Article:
Thinking | 20 August 2018
New ASIC industry funding legislation: regulated entities now required to pay annual levy to ASIC
The Federal Government’s new industry funding laws have changed the way the Australian Securities & Investments Commission (ASIC) is funded, with compliance costs being passed on to organisations regulated by ASIC. Regulated entities are now required to pay an annual levy to fund ASIC’s regulatory activities, with industry subsectors that create a greater need for ASIC regulation paying a higher levy.
Who will be affected?
The levy applies to organisations regulated by ASIC including all corporate entities subject to the Corporations Act 2001 (Cth), auditors, insolvency practitioners, credit licensees, Australian Financial Service licensees and other regulated entities and individuals.
However, you will not be required to pay an annual levy if you are:
- a small proprietary company which does not operate in one of the 48 subsectors1 that are subject to the levy2 or
- a registered charity.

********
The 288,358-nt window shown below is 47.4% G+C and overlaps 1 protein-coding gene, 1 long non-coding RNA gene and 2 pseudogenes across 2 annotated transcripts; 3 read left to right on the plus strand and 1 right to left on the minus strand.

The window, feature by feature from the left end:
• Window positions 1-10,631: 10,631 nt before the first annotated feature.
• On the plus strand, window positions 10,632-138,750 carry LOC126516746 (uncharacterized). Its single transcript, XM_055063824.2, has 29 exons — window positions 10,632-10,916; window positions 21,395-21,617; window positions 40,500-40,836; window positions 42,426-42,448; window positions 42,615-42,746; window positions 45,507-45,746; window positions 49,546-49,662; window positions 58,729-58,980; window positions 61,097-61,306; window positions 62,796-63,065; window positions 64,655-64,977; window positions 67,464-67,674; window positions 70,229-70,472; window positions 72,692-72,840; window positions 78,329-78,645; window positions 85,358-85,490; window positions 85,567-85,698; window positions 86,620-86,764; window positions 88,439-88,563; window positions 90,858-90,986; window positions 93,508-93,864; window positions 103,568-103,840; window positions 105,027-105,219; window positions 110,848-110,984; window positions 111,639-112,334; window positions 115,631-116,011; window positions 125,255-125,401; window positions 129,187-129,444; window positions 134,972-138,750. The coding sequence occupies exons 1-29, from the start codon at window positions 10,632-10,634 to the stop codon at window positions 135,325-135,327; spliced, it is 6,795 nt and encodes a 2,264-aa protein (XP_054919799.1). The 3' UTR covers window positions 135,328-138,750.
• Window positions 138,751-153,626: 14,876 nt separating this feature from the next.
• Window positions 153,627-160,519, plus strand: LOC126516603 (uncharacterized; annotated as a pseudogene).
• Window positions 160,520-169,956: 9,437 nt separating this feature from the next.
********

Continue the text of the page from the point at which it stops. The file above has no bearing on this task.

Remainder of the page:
How is the levy calculated?
From July to September each year (starting this year), regulated entities are required to provide certain details and business activity metrics (if applicable) to ASIC by lodging an industry funding return via the new ASIC Regulatory Portal.
In January, you will be invoiced by ASIC for the levy payable for the previous financial year. Your entity’s annual levy will be calculated based on the data ASIC collects from the industry funding returns and ASIC’s actual cost of regulating the subsector(s) in which you operated during the previous financial year. The levy payable will be a flat or graduated levy3 depending on the subsector(s).
For a complete list of the subsectors and the relevant levies and metrics that apply to each subsector for FY2017-18, see ASIC’s business activity metric checklist.
What if my entity operates in more than one subsector?
If your entity operated in multiple subsectors within the previous financial year, you will be charged the relevant levy for each subsector.
Can I predict how much my entity will be required to pay?